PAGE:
The ironic thing is that the skills getting most people promoted often have nothing to do with being an effective manager. To ensure they don’t lose technical experts to other organizations, many organizations promote prematurely. I believe that’s a big part of the reason why Gallup also found that companies fail to choose the right candidate for the job 82 percent of the time.
The transition to leadership requires a transformation of thought.
If you commit, the results are significant. Organizations with great bosses, on average, produce 147 percent higher earnings per share than their competitors. This boost comes from higher quality work, discretionary effort, and productivity.
Over the past few years of hiring and training managers, and analyzing what makes them great, I’ve narrowed the list down to my top three key traits.
1. Great leaders have a growth mindset and project it onto their teams.
It’s a simple belief that intelligence and talent can be cultivated over time. As opposed to a fixed mindset (the belief that skills and abilities are predetermined), leaders with a growth mindset are more positive and committed to the learning process.
Simple in theory, significant when practiced.
Google, for example, found that managers who have a growth mindset are more eager to learn, challenge themselves, and experiment, and it eventually boosts their performance.
For their teams, it translates into an environment where employees feel safe to try new things. At the first sign of failure, they don’t give up. They embrace challenging work and persevere. They see failure as a part of the learning process, welcome feedback, and believe that potential is limited only by effort.
I don’t know about you, but that’s a manager and a team I would want to work for.
2. Great leaders leverage team diversity by creating safe environments where everyone feels comfortable.
We’ve all been there. Due to the fear of seeming incompetent, we’ve held back questions or ideas. I get it. It’s unnerving to feel like you’re in an environment where everything you do or say is under a microscope.
If a manager doesn’t tackle this head-on and intentionally seek to create a culture where employees feel safe to speak up, then bureaucracies and bias will run meetings and limit the team’s effectiveness. Employees will internalize thoughts and feelings to fit in– and the team will suffer as a result.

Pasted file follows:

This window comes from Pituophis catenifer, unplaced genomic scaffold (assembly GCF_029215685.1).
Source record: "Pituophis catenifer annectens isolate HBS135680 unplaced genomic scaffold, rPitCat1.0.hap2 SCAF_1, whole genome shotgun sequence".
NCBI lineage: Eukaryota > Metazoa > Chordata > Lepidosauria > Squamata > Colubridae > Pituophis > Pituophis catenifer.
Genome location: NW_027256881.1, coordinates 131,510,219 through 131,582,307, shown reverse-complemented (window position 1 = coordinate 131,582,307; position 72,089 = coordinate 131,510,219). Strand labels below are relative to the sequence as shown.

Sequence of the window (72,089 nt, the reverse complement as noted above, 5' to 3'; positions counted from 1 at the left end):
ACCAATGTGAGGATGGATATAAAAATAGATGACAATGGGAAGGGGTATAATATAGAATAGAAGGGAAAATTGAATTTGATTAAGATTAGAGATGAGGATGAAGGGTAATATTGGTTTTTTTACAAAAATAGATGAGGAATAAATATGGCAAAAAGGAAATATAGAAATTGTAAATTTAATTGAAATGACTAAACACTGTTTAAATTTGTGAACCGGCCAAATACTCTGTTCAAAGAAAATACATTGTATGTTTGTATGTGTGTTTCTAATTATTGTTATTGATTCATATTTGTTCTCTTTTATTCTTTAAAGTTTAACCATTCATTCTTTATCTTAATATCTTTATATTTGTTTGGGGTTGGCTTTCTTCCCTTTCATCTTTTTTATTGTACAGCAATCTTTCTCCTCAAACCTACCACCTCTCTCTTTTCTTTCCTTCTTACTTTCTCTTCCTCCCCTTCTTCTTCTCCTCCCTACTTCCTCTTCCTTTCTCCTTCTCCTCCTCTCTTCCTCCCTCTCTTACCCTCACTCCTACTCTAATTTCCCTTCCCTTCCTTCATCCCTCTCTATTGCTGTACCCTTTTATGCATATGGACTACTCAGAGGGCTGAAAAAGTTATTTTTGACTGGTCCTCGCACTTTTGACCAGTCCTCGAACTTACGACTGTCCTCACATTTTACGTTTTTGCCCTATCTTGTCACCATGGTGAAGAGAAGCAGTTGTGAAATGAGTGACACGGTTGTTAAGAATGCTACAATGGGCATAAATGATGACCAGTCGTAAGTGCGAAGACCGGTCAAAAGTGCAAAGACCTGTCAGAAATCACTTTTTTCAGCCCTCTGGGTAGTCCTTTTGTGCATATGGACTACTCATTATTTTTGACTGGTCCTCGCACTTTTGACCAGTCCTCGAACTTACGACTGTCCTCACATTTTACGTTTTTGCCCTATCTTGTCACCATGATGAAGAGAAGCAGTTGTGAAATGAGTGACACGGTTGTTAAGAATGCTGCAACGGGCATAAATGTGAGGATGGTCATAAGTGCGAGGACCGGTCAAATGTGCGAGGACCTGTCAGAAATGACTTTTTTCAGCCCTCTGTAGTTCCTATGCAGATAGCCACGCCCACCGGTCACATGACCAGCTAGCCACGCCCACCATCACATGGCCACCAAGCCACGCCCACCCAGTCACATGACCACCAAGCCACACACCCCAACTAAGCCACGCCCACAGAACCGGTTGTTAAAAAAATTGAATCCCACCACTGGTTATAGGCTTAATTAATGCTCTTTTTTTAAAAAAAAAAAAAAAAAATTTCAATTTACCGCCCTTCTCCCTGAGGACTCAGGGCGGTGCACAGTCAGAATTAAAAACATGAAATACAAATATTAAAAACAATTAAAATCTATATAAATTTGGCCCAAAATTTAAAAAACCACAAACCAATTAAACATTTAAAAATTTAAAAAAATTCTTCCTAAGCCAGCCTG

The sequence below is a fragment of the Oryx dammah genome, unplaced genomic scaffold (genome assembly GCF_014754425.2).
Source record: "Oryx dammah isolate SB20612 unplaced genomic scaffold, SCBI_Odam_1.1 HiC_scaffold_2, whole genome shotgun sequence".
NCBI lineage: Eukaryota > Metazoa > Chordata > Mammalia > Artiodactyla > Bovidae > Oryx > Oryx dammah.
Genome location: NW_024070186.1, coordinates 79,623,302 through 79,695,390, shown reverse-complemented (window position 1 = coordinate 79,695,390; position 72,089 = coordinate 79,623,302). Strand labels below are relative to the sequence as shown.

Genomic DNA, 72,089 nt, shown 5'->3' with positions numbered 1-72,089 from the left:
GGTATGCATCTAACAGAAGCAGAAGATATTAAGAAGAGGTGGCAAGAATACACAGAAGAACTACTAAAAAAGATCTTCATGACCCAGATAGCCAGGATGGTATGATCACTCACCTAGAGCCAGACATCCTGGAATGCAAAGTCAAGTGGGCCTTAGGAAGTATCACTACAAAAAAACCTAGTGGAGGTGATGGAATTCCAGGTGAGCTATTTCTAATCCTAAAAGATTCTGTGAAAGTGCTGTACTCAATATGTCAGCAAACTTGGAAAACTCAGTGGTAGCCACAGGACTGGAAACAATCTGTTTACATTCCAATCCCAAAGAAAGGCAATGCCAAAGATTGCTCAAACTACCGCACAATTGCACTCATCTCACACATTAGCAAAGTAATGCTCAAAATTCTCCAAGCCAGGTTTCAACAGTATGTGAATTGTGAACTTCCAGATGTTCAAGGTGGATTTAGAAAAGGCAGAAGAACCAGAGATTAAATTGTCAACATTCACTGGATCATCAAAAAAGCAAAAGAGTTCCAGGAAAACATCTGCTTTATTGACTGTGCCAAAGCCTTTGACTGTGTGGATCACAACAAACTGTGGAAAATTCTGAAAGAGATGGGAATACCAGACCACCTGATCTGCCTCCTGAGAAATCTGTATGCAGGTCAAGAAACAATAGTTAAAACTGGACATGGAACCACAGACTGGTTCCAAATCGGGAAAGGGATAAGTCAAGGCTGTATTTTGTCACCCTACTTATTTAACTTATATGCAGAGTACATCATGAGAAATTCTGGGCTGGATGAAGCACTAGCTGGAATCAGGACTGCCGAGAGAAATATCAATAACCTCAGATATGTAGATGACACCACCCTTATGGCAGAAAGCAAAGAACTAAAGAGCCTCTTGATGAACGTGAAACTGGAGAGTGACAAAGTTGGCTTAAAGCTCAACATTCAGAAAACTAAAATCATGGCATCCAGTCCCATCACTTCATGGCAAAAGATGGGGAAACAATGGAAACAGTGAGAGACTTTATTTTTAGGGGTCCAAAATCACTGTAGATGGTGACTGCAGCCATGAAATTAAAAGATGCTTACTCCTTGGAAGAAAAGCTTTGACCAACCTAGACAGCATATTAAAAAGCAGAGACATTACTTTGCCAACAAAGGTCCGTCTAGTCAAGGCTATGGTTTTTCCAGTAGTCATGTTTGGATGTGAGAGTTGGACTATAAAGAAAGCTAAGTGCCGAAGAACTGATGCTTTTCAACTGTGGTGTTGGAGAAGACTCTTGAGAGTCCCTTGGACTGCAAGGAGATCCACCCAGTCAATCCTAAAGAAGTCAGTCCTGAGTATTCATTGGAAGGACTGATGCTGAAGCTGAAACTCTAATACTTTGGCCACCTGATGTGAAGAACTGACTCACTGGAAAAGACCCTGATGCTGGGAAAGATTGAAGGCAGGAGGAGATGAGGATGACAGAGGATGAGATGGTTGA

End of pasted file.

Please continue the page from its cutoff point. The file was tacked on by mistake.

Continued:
Unfortunately, I see this scenario play out too often. Companies do a great job of attracting and hiring diverse talent but never utilize their experience for fear of change.
Instead, managers must foster judgment-free environments and provide air cover so employees feel comfortable letting down their guard. At that point, employees will offer up suggestions, and the team will benefit.
3. They create clarity and energize their teams.
The most effective teams that I’ve been a part of had clear goals, everyone knew what their role was, and the work had a personal significance to each one of us. As a result, we had structure and clarity on what was important, could depend on one another’s contributions, and felt a sense of connection towards our work.
If a manager can’t instill a sense of order by creating a clear mission and purpose, then competing priorities, individual agendas, and confusion will slow the team down. Plus we all want to know why we exist.
For even the most committed employees, daily work can be a grind at times. In a vacuum, tasks can seem menial and unimportant. Without a connection to meaningful work, employee engagement and commitment are tough to come by. However, when people believe their efforts are serving the greater good, tenacity and energy are byproducts–and those are essential traits of high-performing teams.
We may all not be natural leaders. But the good news is, leadership is a trait that can be learned and perfected over time. These three qualities will get you heading down the right path.
Lansing Street Advisors is a registered investment adviser with the State of Pennsylvania..